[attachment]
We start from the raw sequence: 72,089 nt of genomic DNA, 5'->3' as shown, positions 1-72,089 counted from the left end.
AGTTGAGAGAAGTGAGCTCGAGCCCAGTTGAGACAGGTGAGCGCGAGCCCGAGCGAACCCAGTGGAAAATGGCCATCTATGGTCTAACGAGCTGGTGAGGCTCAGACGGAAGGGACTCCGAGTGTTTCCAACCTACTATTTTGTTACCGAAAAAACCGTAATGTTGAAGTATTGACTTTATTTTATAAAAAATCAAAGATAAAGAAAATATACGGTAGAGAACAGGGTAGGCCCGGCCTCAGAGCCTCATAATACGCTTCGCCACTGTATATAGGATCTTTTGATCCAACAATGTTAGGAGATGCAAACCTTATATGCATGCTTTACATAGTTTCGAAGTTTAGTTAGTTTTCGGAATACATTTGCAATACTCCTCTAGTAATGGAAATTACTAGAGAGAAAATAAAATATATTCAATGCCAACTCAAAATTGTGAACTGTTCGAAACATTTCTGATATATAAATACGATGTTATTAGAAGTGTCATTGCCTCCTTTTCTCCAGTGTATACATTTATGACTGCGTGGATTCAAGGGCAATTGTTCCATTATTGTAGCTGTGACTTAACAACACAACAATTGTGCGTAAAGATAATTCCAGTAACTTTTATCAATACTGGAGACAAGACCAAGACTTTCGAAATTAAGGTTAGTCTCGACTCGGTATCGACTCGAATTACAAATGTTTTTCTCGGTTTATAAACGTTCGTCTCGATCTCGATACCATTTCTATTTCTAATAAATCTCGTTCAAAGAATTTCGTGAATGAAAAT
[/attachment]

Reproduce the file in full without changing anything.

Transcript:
We start from the raw sequence: 72,089 nt of genomic DNA, 5'->3' as shown, positions 1-72,089 counted from the left end.
AGTTGAGAGAAGTGAGCTCGAGCCCAGTTGAGACAGGTGAGCGCGAGCCCGAGCGAACCCAGTGGAAAATGGCCATCTATGGTCTAACGAGCTGGTGAGGCTCAGACGGAAGGGACTCCGAGTGTTTCCAACCTACTATTTTGTTACCGAAAAAACCGTAATGTTGAAGTATTGACTTTATTTTATAAAAAATCAAAGATAAAGAAAATATACGGTAGAGAACAGGGTAGGCCCGGCCTCAGAGCCTCATAATACGCTTCGCCACTGTATATAGGATCTTTTGATCCAACAATGTTAGGAGATGCAAACCTTATATGCATGCTTTACATAGTTTCGAAGTTTAGTTAGTTTTCGGAATACATTTGCAATACTCCTCTAGTAATGGAAATTACTAGAGAGAAAATAAAATATATTCAATGCCAACTCAAAATTGTGAACTGTTCGAAACATTTCTGATATATAAATACGATGTTATTAGAAGTGTCATTGCCTCCTTTTCTCCAGTGTATACATTTATGACTGCGTGGATTCAAGGGCAATTGTTCCATTATTGTAGCTGTGACTTAACAACACAACAATTGTGCGTAAAGATAATTCCAGTAACTTTTATCAATACTGGAGACAAGACCAAGACTTTCGAAATTAAGGTTAGTCTCGACTCGGTATCGACTCGAATTACAAATGTTTTTCTCGGTTTATAAACGTTCGTCTCGATCTCGATACCATTTCTATTTCTAATAAATCTCGTTCAAAGAATTTCGTGAATGAAAAT